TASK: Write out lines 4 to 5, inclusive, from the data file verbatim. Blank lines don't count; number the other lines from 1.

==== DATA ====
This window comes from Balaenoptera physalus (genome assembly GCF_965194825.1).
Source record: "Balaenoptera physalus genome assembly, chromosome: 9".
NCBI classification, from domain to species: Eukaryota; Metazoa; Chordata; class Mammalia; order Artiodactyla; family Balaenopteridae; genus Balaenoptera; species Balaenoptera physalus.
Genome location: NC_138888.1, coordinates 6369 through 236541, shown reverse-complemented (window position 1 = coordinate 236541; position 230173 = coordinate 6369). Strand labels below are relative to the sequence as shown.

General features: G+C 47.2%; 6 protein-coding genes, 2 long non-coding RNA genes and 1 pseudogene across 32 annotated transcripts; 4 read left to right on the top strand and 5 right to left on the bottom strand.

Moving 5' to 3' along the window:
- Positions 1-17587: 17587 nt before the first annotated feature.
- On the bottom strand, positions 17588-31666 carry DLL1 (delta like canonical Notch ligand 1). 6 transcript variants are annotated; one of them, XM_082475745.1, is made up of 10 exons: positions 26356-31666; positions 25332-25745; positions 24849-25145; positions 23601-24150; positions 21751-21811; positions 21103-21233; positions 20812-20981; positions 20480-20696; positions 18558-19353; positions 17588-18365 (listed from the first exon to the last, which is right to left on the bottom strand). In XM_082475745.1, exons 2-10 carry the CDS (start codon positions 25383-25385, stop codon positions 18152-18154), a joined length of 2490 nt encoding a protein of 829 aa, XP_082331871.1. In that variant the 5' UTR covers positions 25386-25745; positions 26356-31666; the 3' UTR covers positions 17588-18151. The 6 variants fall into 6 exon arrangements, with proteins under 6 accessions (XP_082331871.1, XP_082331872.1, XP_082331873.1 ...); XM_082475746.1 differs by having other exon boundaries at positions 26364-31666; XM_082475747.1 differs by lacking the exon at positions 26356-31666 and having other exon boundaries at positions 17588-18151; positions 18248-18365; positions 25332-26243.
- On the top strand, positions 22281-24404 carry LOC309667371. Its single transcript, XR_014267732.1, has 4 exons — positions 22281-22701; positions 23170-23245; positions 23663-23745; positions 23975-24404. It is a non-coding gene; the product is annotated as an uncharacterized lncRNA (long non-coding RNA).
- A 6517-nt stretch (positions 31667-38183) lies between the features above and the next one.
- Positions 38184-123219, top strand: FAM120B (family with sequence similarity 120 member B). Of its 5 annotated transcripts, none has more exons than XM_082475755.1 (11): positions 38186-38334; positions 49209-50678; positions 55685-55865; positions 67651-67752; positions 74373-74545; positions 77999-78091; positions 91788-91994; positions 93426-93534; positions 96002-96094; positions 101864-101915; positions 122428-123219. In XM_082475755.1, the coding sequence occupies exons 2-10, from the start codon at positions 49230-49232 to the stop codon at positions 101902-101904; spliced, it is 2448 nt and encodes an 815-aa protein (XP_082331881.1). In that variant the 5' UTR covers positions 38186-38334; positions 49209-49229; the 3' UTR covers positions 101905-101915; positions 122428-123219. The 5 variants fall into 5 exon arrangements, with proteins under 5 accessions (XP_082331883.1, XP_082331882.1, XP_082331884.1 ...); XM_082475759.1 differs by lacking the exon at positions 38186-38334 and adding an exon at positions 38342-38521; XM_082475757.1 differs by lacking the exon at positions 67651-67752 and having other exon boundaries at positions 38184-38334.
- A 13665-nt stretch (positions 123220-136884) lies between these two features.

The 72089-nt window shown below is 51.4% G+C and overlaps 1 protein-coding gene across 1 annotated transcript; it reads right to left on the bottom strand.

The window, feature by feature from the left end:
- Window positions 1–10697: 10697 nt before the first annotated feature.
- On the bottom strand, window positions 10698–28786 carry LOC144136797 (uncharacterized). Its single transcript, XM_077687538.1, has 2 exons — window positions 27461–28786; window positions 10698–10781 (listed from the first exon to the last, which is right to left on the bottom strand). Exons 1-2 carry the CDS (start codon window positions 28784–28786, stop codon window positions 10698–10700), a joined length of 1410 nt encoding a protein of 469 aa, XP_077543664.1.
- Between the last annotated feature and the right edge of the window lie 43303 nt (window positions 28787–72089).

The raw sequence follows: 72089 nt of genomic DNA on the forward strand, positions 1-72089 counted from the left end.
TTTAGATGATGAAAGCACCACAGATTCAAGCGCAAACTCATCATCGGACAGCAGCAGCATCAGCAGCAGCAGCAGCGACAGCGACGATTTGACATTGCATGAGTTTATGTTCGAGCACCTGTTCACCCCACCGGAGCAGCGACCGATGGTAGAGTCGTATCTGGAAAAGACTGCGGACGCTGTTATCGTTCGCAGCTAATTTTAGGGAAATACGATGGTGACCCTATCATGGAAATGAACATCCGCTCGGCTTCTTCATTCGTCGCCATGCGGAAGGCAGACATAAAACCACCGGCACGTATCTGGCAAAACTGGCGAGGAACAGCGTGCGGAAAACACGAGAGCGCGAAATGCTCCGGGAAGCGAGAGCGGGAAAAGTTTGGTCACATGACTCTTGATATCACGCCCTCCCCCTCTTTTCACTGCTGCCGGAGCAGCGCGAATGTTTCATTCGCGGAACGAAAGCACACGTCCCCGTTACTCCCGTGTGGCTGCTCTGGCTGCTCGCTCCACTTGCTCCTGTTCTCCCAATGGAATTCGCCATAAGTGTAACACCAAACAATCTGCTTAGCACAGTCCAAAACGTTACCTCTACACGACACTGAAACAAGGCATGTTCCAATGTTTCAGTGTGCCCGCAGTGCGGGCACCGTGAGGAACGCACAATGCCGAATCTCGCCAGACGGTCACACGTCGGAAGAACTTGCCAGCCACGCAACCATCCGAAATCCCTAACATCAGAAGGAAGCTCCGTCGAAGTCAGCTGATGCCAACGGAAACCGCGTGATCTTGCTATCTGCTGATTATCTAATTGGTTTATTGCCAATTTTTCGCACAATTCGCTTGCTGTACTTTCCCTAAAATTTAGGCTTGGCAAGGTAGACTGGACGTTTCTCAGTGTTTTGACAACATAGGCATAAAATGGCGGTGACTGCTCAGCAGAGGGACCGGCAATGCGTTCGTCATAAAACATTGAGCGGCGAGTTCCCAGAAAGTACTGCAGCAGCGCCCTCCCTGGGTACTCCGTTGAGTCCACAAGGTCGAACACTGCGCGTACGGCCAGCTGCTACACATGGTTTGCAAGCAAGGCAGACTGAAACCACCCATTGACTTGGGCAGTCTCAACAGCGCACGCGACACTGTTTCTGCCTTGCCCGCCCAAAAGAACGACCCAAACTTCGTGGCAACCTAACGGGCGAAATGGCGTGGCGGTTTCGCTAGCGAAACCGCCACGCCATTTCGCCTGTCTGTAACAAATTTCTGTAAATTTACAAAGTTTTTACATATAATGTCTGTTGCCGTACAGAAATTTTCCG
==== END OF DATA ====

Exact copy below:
Genome location: NC_138888.1, coordinates 6369 through 236541, shown reverse-complemented (window position 1 = coordinate 236541; position 230173 = coordinate 6369). Strand labels below are relative to the sequence as shown.

General features: G+C 47.2%; 6 protein-coding genes, 2 long non-coding RNA genes and 1 pseudogene across 32 annotated transcripts; 4 read left to right on the top strand and 5 right to left on the bottom strand.